Critical thinking, systems thinking and pattern recognition are capabilities that involve developing the prefrontal cortex of the brain, often called the executive brain. Some business writers refer to ways of thinking as skills, but I believe they are deeper than skills. Having taught both systems thinking and critical thinking in a university Master’s of Organizational Leadership program, I know how difficult and time consuming it is for some to develop these types of thinking. Hence, I put them in the category of capabilities. Most of us are born with the capacity, but the capability needs to be nurtured and built.
As I mentioned in my previous blog post on curiosity, creativity, and courage, the technical skills needed to succeed are rapidly changing. They are easier to learn now but also faster to become obsolete. Conversely, critical thinking and systems thinking serve us in good stead forever, and underpin good judgement, successful strategy and competent leadership. They don’t take the place of more body-based and human capabilities such as resilience, empathy and courage, but ideally, they complement them.
Critical thinking is defined by The Foundation for Critical Thinking as “that mode of thinking — about any subject, content, or problem — in which the thinker improves the quality of his or her thinking by skillfully analyzing, assessing, and reconstructing it.” It is often referred to as the essence of the scientific method. With it, we have the ability to test hypotheses.
Systems thinking is defined by Barry Richmond, who coined the term, as “the art and science of making reliable inferences about behavior by developing an increasingly deep understanding of underlying structure.” Another definition, found in the Field Guide to Consulting and Organizational Development, is “a way of helping a person to view systems from a broad perspective that includes seeing overall structures, patterns and cycles in systems, rather than seeing only specific events in the system.” In other words, being able to see the forest for the trees, to recognize patterns, trends and the big picture.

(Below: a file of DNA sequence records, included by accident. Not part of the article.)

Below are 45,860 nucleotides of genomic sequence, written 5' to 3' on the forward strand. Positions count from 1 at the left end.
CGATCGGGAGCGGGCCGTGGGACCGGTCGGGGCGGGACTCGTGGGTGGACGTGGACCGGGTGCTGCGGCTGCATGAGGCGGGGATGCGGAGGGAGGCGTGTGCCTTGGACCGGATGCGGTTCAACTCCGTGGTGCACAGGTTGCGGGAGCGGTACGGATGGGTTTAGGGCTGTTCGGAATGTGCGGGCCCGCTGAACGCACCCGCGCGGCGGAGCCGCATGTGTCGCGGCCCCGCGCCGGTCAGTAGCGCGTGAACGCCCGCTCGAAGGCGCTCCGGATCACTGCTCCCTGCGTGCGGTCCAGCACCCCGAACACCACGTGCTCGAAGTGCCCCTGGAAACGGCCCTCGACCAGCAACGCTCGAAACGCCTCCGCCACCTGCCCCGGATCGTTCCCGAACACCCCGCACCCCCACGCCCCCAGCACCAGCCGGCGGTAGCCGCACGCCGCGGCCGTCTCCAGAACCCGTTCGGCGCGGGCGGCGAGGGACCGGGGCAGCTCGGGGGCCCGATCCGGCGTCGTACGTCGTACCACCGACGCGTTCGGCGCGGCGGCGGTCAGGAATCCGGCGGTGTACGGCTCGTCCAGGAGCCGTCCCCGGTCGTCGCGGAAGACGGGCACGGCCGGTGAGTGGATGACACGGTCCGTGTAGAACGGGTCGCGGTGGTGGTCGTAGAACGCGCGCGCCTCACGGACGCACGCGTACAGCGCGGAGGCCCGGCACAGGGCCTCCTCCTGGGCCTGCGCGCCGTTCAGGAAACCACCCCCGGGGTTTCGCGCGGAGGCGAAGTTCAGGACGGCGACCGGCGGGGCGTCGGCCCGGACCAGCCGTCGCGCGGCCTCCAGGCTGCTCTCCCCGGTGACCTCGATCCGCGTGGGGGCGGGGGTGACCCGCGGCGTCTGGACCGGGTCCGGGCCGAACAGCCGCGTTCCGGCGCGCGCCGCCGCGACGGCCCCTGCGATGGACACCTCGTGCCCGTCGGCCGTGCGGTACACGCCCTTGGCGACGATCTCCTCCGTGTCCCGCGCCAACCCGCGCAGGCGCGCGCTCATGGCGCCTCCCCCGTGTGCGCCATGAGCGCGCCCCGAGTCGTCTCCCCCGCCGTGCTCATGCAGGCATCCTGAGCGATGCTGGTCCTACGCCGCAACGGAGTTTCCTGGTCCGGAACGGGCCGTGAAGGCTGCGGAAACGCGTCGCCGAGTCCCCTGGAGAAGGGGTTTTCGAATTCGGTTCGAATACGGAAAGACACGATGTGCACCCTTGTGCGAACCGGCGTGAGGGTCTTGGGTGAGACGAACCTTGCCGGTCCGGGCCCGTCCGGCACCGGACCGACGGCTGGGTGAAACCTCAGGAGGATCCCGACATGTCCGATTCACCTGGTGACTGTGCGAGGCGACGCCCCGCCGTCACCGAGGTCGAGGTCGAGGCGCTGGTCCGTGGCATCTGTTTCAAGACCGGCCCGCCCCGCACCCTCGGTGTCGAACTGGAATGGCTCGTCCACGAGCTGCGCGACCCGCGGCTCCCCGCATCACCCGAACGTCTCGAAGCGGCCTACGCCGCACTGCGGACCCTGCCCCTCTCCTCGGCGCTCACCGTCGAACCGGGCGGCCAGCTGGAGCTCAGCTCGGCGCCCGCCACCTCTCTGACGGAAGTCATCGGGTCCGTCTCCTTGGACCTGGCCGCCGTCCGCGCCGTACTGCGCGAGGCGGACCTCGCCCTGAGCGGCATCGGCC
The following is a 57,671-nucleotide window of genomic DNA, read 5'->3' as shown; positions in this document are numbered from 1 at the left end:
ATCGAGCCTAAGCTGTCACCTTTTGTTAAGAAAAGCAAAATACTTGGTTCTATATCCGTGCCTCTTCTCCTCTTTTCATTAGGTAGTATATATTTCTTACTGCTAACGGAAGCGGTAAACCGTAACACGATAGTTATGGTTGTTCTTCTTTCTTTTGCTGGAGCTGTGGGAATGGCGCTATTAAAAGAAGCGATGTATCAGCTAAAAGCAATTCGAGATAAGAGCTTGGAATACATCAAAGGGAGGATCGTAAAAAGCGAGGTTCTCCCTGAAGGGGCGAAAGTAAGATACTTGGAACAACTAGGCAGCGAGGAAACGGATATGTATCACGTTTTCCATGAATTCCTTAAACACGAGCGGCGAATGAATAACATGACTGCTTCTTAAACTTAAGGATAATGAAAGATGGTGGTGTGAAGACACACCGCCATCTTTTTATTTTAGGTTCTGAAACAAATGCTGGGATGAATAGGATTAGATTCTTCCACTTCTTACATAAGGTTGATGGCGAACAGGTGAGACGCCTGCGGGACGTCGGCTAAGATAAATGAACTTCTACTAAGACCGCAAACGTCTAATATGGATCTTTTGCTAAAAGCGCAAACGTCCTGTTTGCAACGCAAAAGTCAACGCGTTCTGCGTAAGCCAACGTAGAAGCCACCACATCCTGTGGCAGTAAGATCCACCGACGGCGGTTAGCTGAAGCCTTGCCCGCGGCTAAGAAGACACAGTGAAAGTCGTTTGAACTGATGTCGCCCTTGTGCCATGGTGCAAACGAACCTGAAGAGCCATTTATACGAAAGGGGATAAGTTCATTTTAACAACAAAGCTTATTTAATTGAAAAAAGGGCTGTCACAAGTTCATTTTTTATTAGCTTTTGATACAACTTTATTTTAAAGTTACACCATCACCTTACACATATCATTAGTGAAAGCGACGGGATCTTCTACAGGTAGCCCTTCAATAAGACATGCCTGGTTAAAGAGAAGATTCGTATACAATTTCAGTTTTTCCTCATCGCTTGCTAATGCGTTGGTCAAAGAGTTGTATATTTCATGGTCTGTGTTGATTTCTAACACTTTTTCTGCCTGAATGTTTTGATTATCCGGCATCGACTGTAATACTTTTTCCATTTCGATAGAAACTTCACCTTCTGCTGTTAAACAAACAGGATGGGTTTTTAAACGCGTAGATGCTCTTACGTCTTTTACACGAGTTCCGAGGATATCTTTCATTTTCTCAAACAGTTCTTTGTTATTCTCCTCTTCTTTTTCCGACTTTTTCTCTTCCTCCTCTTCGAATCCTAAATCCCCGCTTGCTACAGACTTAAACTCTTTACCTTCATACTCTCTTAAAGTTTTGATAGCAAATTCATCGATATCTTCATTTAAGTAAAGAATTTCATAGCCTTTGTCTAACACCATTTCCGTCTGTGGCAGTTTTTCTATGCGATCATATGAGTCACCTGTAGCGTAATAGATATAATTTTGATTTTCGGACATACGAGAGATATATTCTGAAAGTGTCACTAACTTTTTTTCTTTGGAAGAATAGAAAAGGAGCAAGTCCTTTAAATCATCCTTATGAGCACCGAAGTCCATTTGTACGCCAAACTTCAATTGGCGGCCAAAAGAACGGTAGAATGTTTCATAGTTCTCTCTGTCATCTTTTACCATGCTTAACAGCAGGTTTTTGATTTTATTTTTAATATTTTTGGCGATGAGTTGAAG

These capabilities of thought are essential for problem-solving within the complexity we face today. My blog posts recently have been on whole body-based capabilities needed for 2021 and beyond, like empathy, resilience, creativity, curiosity and courage. Capabilities relating to the executive brain will also serve you well.
You cannot solve a problem without understanding it. Critical thinking can help you define the problem. Systems thinking can help you identify its source. Skilled coaches help clients reframe issues and see bigger pictures which helps develop both creativity and the executive brain.
This post is part of our Beyond Reskilling series. If you missed any of these posts you can click HERE to read them all!
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